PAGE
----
Moroccan parties call on Spain to clarify position on Western Sahara
RABAT – Moroccan opposition parties called on Spain to issue a clear position on the Western Sahara issue, reiterating their full support for the measures taken by Rabat in response to Madrid’s decision to receive the leader of the Algeria-backed Polisario Front Ibrahim Ghali.
This came during a joint meeting organised by the Progress and Socialism Party, the Independence Party and the Authenticity and Modernity Party.
Nabil Ben Abdallah, head of the Progress and Socialism Party, stressed that Morocco had made the right moves during the recent crisis, with the aim of bringing about a shift in the ambiguous position of the northern neighbour of the kingdom on the issue of territorial integrity.
“At least so that they stop stabbing us in the back, with the absence of an official recognition of our territorial integrity,” Ben Abdallah said.
The Moroccan political parties said, through their representatives, that the Western Sahara issue enjoys a popular and political consensus in Morocco, but that “does not obscure the need for concerted efforts by all partisan institutions and the activation of parallel diplomacy to defend the Moroccan cause more effectively before our Spanish and European counterparts and push them to pressure Madrid into abandoning its actions against the interests of the kingdom.”
Ben Abdallah called for strengthening the national front and closing ranks, by forming a democratic front and bringing about a political breakthrough, “so that this weapon [division] is not exploited by our opponents,” he said.
Abdellatif Wahbi, secretary-general of the Authenticity and Modernity Party, agreed with Ben Abdallah, stressing that Morocco should strengthen its democracy as an effective way to confront its opponents.
Tensions are still high between Spain and Morocco, especially after the leader of the separatist Polisario Front left the Spanish territory, which makes it difficult to adjust the course of relations between Rabat and Madrid, despite the latter’s desire to restore those relations.
Moroccan opposition parties believe that it is necessary to remain cautious in dealing with Madrid, especially since Spain’s political players do not all agree with the decisions of their government.
“There are voices opposing the current Spanish government’s approach to relations with Morocco, such as the Popular Party, which accused Pedro Sanchez’s government of harming the strategic relationship with Morocco,” said Nizar Baraka, Secretary-General of the Independence Party.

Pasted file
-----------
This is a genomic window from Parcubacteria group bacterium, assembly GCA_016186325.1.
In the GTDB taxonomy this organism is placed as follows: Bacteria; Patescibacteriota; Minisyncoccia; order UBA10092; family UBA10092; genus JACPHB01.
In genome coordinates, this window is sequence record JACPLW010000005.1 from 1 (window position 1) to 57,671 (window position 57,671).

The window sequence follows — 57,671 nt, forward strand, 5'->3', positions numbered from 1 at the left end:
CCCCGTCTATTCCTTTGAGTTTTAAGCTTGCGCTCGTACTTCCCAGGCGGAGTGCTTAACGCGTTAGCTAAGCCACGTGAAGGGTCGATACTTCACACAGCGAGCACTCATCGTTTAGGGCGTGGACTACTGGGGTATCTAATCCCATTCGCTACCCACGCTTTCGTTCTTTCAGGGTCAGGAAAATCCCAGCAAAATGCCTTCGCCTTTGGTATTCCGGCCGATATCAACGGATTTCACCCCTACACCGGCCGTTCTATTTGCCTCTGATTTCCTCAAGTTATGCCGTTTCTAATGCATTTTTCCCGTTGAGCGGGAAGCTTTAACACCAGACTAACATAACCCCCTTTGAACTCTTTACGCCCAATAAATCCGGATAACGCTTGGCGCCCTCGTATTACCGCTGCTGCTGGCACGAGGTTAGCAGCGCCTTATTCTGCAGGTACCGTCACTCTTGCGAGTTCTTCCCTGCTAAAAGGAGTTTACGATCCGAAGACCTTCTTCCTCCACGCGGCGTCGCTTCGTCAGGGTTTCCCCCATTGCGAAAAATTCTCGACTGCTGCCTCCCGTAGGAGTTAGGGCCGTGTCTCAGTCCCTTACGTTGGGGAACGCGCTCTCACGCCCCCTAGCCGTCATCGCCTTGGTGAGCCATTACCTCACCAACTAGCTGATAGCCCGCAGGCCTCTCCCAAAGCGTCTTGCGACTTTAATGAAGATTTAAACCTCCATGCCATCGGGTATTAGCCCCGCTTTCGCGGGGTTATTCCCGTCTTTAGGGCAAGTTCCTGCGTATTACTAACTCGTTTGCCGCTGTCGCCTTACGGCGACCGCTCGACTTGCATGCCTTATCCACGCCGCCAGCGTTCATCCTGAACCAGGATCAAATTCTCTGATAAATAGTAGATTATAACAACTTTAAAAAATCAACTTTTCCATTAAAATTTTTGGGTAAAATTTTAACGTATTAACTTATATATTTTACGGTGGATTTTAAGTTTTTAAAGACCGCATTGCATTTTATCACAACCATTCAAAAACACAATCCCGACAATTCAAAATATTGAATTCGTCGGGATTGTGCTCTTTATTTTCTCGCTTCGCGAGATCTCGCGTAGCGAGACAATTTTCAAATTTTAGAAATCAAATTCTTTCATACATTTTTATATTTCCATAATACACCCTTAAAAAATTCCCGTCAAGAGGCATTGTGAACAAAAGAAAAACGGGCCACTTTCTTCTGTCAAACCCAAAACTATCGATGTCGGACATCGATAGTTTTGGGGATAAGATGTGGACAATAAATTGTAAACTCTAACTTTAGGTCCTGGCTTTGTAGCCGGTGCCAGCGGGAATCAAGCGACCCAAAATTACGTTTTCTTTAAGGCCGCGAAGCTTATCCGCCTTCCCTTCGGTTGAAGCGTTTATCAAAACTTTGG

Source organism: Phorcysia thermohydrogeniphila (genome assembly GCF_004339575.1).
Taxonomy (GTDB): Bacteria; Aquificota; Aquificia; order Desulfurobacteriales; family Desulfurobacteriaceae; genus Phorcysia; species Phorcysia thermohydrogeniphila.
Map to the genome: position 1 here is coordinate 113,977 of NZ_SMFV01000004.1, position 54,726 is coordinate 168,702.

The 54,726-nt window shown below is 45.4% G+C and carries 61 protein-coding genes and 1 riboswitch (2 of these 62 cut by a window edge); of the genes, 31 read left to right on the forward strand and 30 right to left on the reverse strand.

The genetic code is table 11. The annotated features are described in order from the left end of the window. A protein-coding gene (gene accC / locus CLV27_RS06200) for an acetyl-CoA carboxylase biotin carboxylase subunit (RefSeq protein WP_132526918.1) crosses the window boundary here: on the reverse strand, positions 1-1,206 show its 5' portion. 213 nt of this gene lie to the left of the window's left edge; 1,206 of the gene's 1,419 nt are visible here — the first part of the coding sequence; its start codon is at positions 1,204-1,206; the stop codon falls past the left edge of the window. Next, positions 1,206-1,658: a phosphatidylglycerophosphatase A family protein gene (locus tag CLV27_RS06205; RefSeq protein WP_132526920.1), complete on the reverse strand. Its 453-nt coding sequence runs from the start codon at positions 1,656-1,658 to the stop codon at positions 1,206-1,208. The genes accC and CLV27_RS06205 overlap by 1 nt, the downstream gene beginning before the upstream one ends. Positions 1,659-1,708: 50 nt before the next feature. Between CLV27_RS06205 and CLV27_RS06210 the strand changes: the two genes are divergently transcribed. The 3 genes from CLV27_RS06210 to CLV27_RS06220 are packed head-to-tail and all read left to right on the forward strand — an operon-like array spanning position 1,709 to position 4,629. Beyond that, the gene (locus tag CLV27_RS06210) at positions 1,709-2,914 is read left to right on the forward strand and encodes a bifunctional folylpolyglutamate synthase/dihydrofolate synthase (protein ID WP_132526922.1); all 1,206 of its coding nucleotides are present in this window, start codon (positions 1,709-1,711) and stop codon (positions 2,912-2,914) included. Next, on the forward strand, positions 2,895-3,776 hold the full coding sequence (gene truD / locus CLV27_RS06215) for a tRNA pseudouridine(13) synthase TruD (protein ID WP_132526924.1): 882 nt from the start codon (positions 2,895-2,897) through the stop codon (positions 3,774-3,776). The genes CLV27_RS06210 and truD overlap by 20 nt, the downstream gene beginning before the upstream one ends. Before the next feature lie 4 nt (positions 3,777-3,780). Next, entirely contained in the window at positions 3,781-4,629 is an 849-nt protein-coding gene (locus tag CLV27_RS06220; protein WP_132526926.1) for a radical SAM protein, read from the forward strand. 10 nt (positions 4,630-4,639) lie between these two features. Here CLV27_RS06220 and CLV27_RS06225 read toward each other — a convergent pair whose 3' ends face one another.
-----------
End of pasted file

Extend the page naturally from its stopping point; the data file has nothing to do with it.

He explained that “the current tension between Morocco and Spain cannot be blamed on all components of the Spanish political fabric.”
Local Spanish media had earlier reported that Madrid was weighing several options to end the escalation in relations with Rabat, including relying on credible mediation. Another option would be a visit by a Spanish minister to Rabat, provided that the visiting minister is not Foreign Minister Arancha Gonzalez Laya. A visit by King Philip VI to Rabat for talks with Morocco’s King Mohammed VI could also help resolve the worsening crisis.
Spain hopes to swiftly restore relations with Morocco to their normal course. Rabat, however, wants the Spanish authorities to answer fundamental questions regarding Madrid’s positions on the issue of Morocco’s territorial integrity. Rabat is also hoping to attack the matter of maritime borders’ demarcation and other disputes, including the repatriation of Moroccan minors and the issue of seasonal workers in Spanish strawberry fields.
Turning the page on the confrontation between the two countries will not be easy under the government of Sanchez, experts in international relations say.
For such a dispute to be resolved, there is need for a lot of diplomatic efforts and political initiatives, the experts argue, stressing that Madrid’s notification to Rabat about the Polisario leader’s departure from the country towards Algeria is not enough.
For Morocco, as noted in a foreign ministry’s statement, at the core of the problem is a matter of broken trust between partners. “The root of the crisis is a question of hostile Spanish ulterior motives about the Sahara, a sacred cause of the whole of the Moroccan people.”
The head of the Authenticity and Modernity Party referred to this , when he insisted that the crisis is not related to Ghali or his trial, “but rather the presence of a powerful lobby within the Spanish government that stands against Morocco’s interests by supporting secession in the Western Sahara.”